Early lymphocyte reconstitution is associated with improved transplant outcome after cord blood transplantation

Hematology and Stem Cell Transplantation Section, Division of Hematology/Oncology, Department of Medicine, Vanderbilt University Medical Center and Veterans Affairs Medical Center, Nashville, TN 37232-5505, USA.
Cytotherapy (Impact Factor: 3.29). 01/2011; 13(1):78-82. DOI: 10.3109/14653249.2010.495114
Source: PubMed


Previous studies have shown that rapid recovery of the absolute lymphocyte count (ALC) is associated with improved transplant outcomes after related and unrelated donor allogeneic stem cell transplantation (allo-SCT). No consistent association has been reported between lymphocyte recovery and transplant outcome after cord blood transplantation (CBT).
We reviewed the records of 40 consecutive CBT patients at our institution to determine the impact of lymphocyte recovery on transplant outcome.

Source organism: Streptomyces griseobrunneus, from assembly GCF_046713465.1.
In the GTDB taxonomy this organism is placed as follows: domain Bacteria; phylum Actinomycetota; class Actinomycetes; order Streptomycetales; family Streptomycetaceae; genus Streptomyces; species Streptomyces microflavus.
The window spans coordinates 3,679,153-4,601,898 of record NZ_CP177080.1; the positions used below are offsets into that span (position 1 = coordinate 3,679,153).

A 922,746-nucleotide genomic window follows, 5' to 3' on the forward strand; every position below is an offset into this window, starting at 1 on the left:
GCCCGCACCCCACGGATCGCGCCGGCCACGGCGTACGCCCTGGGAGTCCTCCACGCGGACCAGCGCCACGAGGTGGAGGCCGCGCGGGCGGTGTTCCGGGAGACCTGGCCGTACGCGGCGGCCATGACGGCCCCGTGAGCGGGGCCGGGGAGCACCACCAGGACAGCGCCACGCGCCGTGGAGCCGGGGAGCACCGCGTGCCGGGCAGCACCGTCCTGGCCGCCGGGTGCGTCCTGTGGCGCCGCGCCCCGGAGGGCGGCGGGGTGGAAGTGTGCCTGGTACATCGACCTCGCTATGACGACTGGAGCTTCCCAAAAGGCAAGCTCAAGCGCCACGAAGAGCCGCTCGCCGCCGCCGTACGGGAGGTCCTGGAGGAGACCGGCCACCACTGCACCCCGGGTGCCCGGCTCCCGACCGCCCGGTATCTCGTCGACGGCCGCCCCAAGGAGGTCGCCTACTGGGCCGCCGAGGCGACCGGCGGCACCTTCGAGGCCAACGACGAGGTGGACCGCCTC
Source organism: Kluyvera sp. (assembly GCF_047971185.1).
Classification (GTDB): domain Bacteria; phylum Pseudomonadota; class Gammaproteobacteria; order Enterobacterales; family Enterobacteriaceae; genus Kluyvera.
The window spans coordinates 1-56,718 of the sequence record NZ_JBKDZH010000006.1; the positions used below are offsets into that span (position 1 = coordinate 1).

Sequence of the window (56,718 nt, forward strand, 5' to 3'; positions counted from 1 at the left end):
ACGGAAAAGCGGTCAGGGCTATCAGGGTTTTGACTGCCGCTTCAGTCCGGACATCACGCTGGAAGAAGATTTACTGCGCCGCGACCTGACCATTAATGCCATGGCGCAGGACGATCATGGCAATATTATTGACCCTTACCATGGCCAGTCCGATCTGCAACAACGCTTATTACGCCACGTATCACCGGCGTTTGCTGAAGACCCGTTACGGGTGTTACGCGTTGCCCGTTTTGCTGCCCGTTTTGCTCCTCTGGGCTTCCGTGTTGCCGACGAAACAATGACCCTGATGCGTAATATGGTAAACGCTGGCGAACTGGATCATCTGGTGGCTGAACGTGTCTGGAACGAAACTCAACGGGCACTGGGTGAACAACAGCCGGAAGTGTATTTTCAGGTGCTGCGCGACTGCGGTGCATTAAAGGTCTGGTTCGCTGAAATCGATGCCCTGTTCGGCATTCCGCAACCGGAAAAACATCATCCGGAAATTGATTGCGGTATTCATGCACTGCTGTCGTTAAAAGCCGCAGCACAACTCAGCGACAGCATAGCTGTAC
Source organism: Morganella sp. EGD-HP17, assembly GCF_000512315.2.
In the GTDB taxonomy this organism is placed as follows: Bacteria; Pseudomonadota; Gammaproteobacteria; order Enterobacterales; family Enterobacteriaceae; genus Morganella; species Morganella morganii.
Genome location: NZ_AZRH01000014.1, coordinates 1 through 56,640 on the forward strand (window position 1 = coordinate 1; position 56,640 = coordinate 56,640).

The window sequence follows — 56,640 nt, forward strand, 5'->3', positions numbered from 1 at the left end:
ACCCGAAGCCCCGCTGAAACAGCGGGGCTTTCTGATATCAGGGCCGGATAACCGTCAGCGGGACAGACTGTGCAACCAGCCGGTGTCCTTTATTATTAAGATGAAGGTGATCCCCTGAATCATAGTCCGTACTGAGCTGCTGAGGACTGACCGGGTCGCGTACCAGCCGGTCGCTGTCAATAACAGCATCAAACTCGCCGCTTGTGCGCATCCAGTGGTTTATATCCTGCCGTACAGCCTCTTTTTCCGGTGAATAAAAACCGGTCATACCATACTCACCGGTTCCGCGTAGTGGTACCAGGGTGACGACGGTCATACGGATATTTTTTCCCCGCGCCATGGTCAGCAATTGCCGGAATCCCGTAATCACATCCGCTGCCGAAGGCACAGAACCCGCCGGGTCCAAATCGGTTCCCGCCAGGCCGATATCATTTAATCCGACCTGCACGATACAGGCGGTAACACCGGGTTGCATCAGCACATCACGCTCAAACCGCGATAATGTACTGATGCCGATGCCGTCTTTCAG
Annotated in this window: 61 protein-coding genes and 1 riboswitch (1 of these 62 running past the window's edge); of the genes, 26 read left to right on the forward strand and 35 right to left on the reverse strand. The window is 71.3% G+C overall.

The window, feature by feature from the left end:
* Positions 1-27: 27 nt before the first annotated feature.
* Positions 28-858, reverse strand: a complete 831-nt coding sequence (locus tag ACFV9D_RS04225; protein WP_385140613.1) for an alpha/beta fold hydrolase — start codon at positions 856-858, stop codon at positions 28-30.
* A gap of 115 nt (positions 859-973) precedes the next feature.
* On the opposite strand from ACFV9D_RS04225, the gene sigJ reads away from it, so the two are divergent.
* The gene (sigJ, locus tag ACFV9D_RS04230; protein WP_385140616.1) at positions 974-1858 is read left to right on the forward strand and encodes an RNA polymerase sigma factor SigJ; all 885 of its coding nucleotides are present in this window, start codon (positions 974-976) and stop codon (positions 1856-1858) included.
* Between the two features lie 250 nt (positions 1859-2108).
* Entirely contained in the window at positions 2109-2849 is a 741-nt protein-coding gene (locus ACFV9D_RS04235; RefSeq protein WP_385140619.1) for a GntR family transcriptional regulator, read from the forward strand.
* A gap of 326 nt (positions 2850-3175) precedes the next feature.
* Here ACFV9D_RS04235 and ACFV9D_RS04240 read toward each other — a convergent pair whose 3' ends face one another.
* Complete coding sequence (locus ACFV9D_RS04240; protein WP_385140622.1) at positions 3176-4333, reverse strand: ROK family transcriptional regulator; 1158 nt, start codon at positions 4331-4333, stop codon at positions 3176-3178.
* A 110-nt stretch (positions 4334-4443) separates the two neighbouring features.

The majority of patients (83%) received CBT for hematologic malignancies. Patients with ALC ≥150/μL at 30 days post-CBT had decreased non-relapse mortality (NRM) (P = 0.011) and improved survival (P = 0.013) compared with ALC <150/μL. Patients with ALC <100/μL at 30 days post-CBT had a significantly higher rate of graft failure than those with ALC ≥100/μL (four of 10 versus one of 29; P = 0.011). ALC was positively correlated with the nucleated cell dose and inversely correlated with the patient's age. There was no relationship between disease risk, type of conditioning regimen, anti-thymocyte globulin and number of cord units on ALC recovery.
Our results indicate that ALC 30 days post-CBT is a surrogate for engraftment, and that low ALC (<150/μL) identifies an 'at-risk' population of patients after CBT. Studies are needed to determine ways to increase ALC cell numbers post-CBT, including ex vivo-expanded natural killer cells using adoptive immunotherapy, which might improve outcome after CBT.

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